Policy disputes about how electricity ought to be generated and the role of fossil fuels such as gas and oil on the economy are generating one kind of product to be sure -- reports from economists and pollsters. No fewer than two economic reports and one poll were released. And at least one of them, a national poll released by the Young Conservatives for Clean Energy Reform and the Christian Coalition, was aimed at national policy makers and Congress, who normally receive a steady stream of reports from organizations such as the American Petroleum institute. But what the poll found will be of interest to Ohio lawmakers as well: Political conservatives are embracing new technologies such as solar and wind, as well as energy efficiency technologies. "For young conservatives, clean and efficient energy isn't something fringe or futuristic. It's a regular and growing part of their lives, and they want their elected leaders to support renewable energy in common-sense ways that grow the economy, promote energy independence and defend American families from pollution," said Michele Combs, founder and chair of Young Conservatives for Clean Energy Reform, following a rally in Washington, D.C., co-hosted not only by the Christian Coalition but also by the American Wind Energy Association and the Solar Energy Industries Association and Citizens for Responsible Energy Solutions.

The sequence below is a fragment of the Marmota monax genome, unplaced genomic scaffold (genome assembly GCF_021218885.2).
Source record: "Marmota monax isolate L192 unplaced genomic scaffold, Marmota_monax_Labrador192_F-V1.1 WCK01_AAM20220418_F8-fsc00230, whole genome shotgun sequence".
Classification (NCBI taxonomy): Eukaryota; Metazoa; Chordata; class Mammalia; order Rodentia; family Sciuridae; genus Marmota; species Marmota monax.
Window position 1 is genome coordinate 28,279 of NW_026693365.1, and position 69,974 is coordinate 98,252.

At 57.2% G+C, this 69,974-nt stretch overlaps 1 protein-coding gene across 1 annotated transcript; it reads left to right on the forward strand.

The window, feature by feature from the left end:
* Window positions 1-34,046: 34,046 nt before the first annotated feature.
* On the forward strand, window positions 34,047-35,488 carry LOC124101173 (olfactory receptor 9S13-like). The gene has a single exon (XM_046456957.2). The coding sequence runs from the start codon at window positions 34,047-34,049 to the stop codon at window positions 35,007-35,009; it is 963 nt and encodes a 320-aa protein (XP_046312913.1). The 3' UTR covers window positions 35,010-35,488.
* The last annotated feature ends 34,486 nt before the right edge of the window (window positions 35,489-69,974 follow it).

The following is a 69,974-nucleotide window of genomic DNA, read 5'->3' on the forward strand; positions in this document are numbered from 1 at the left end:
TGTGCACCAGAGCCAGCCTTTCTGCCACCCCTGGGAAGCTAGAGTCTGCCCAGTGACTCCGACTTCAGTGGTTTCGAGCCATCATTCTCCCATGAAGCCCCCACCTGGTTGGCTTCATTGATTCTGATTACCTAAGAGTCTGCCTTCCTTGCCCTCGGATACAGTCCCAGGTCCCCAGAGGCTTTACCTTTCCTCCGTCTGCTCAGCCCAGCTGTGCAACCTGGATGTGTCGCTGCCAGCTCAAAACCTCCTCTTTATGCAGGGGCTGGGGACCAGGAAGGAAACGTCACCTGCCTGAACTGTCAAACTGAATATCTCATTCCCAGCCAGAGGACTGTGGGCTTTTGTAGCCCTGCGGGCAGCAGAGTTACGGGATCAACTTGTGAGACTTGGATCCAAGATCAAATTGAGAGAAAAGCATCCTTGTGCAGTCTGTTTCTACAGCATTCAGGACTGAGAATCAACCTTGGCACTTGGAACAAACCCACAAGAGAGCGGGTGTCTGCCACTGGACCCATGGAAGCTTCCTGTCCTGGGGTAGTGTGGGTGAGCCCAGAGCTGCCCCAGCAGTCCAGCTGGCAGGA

Ohio's Republican voters and conservative independents are greener than state politicians might have believed. They strongly support green energy and want to see more of it in Ohio, a new poll of only Republican and conservative independents has determined.The poll also found:That 82 percent of these conservative voters want the state to keep on requiring electric utilities to provide efficiency programs that help consumers cut their monthly bills.That 85 percent want the state to continue the policy that gives them the right the choose their own power suppliers, even after hearing about their utility's concerns about the option.That 87 percent want utilities to continue crediting customers who have home solar systems for excess power they generate. That 74 percent would increase research and development of battery storage technologies to increase the use of renewable power.That 72 percent would advise Republican candidates to support energy efficiency and renewable energy policies.